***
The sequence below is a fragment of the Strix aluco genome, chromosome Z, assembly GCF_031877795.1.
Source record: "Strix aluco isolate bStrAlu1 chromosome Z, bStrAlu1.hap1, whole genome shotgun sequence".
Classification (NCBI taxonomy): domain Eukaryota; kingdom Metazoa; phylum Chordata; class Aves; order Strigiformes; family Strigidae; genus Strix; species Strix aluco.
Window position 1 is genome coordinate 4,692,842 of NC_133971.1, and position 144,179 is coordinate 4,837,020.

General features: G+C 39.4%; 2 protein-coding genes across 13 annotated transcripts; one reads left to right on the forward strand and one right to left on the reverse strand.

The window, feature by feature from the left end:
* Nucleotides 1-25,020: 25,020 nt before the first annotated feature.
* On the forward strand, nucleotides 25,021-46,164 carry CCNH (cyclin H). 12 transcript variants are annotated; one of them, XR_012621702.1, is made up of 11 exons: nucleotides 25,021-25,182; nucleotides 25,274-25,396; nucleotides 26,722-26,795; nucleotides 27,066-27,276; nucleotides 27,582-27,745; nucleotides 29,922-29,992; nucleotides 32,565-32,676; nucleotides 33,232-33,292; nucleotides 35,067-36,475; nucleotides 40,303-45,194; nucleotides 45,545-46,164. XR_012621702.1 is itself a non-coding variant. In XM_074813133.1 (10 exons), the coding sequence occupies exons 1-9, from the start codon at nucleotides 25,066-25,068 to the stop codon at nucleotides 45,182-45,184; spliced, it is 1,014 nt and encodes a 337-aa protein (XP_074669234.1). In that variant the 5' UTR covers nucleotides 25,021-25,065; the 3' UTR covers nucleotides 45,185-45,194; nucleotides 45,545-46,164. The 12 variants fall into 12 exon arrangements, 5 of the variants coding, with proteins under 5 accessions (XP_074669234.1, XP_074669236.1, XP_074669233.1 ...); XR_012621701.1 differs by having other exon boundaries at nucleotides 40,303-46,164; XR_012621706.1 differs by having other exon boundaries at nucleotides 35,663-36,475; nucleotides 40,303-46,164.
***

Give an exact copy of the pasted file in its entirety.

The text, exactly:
The sequence below is a fragment of the Strix aluco genome, chromosome Z, assembly GCF_031877795.1.
Source record: "Strix aluco isolate bStrAlu1 chromosome Z, bStrAlu1.hap1, whole genome shotgun sequence".
Classification (NCBI taxonomy): domain Eukaryota; kingdom Metazoa; phylum Chordata; class Aves; order Strigiformes; family Strigidae; genus Strix; species Strix aluco.
Window position 1 is genome coordinate 4,692,842 of NC_133971.1, and position 144,179 is coordinate 4,837,020.

General features: G+C 39.4%; 2 protein-coding genes across 13 annotated transcripts; one reads left to right on the forward strand and one right to left on the reverse strand.

The window, feature by feature from the left end:
* Nucleotides 1-25,020: 25,020 nt before the first annotated feature.
* On the forward strand, nucleotides 25,021-46,164 carry CCNH (cyclin H). 12 transcript variants are annotated; one of them, XR_012621702.1, is made up of 11 exons: nucleotides 25,021-25,182; nucleotides 25,274-25,396; nucleotides 26,722-26,795; nucleotides 27,066-27,276; nucleotides 27,582-27,745; nucleotides 29,922-29,992; nucleotides 32,565-32,676; nucleotides 33,232-33,292; nucleotides 35,067-36,475; nucleotides 40,303-45,194; nucleotides 45,545-46,164. XR_012621702.1 is itself a non-coding variant. In XM_074813133.1 (10 exons), the coding sequence occupies exons 1-9, from the start codon at nucleotides 25,066-25,068 to the stop codon at nucleotides 45,182-45,184; spliced, it is 1,014 nt and encodes a 337-aa protein (XP_074669234.1). In that variant the 5' UTR covers nucleotides 25,021-25,065; the 3' UTR covers nucleotides 45,185-45,194; nucleotides 45,545-46,164. The 12 variants fall into 12 exon arrangements, 5 of the variants coding, with proteins under 5 accessions (XP_074669234.1, XP_074669236.1, XP_074669233.1 ...); XR_012621701.1 differs by having other exon boundaries at nucleotides 40,303-46,164; XR_012621706.1 differs by having other exon boundaries at nucleotides 35,663-36,475; nucleotides 40,303-46,164.